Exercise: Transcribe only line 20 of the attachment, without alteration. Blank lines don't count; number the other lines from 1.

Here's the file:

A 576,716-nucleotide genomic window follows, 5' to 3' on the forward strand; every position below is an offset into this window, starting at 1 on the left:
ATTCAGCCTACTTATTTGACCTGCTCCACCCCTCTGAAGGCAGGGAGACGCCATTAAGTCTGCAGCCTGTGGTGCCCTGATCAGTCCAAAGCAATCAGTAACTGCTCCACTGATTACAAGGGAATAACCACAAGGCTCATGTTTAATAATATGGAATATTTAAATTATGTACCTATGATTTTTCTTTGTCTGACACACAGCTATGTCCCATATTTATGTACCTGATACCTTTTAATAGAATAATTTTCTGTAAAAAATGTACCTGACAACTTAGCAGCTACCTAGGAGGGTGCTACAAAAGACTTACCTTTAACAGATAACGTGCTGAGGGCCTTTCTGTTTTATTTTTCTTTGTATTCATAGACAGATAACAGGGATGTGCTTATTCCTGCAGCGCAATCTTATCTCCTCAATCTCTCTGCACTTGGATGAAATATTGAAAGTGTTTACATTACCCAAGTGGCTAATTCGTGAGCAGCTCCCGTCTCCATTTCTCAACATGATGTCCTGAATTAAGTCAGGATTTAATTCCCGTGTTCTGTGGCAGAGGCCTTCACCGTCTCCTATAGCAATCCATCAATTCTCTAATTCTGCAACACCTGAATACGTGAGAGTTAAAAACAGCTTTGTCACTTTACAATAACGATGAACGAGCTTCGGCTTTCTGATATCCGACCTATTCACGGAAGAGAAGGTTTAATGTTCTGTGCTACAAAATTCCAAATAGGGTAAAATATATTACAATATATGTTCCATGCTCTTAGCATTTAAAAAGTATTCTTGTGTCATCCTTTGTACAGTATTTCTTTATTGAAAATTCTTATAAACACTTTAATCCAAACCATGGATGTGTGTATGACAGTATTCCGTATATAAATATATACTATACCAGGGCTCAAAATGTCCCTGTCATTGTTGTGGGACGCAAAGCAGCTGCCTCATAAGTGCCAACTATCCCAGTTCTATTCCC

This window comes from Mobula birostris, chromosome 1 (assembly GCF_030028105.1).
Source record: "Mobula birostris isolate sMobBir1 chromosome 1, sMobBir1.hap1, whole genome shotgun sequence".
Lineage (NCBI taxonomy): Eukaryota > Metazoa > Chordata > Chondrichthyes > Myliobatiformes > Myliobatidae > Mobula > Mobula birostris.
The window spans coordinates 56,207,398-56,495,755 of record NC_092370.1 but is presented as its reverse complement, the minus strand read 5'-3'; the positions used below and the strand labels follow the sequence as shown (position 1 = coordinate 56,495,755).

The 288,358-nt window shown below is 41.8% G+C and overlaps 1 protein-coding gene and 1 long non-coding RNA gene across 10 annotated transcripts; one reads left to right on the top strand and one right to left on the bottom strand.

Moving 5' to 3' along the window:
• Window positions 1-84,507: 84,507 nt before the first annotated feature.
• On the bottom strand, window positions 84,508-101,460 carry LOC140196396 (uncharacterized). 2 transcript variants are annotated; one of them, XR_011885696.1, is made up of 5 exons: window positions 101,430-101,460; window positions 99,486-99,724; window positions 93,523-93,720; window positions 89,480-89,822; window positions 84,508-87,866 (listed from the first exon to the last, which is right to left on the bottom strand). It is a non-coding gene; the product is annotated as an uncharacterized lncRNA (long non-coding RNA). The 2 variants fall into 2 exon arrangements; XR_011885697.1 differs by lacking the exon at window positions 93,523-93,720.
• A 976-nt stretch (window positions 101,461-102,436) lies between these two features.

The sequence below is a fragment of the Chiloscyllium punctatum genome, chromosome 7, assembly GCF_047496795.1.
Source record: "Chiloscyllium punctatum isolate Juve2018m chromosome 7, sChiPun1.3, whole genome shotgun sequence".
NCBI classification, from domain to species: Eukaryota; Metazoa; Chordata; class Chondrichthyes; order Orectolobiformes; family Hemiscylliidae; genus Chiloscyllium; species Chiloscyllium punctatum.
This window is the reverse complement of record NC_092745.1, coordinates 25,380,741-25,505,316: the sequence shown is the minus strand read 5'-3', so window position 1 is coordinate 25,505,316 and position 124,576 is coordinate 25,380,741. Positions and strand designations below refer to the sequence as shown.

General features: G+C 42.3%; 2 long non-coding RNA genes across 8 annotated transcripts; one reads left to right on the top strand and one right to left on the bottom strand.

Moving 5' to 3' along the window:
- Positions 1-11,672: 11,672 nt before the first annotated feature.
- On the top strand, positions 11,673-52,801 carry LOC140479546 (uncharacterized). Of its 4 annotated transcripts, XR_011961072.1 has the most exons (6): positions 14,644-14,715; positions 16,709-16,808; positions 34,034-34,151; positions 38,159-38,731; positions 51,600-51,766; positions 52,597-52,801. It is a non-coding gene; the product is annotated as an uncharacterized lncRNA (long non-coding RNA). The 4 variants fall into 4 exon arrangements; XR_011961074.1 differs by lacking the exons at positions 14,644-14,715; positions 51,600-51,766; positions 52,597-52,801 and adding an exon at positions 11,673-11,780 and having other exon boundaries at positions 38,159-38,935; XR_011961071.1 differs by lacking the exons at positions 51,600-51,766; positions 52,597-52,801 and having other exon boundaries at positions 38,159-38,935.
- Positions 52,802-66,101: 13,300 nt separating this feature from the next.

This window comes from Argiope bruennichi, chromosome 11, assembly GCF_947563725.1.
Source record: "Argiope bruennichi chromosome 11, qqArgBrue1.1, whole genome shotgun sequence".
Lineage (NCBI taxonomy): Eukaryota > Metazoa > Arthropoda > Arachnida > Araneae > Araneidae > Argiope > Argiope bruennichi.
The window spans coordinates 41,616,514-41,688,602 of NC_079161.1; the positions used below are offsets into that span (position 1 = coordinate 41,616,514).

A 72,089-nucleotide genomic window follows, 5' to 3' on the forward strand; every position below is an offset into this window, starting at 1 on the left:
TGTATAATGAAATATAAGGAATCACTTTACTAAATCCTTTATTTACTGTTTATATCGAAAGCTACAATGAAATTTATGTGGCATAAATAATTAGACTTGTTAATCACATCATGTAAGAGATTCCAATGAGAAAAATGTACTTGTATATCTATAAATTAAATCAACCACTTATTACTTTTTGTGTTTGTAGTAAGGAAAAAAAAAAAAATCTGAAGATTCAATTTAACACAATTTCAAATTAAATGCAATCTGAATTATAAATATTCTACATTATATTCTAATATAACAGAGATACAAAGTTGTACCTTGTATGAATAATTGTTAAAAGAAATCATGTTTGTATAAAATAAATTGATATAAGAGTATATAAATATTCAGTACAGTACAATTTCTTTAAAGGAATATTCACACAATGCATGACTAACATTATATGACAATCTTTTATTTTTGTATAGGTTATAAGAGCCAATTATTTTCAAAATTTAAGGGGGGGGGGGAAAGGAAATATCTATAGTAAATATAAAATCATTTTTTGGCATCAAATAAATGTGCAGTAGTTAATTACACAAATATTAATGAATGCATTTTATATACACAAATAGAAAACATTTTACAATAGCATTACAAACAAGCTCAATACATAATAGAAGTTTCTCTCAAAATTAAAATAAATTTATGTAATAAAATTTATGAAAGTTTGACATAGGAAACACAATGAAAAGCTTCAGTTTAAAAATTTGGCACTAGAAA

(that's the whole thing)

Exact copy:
- Positions 52,802-66,101: 13,300 nt separating this feature from the next.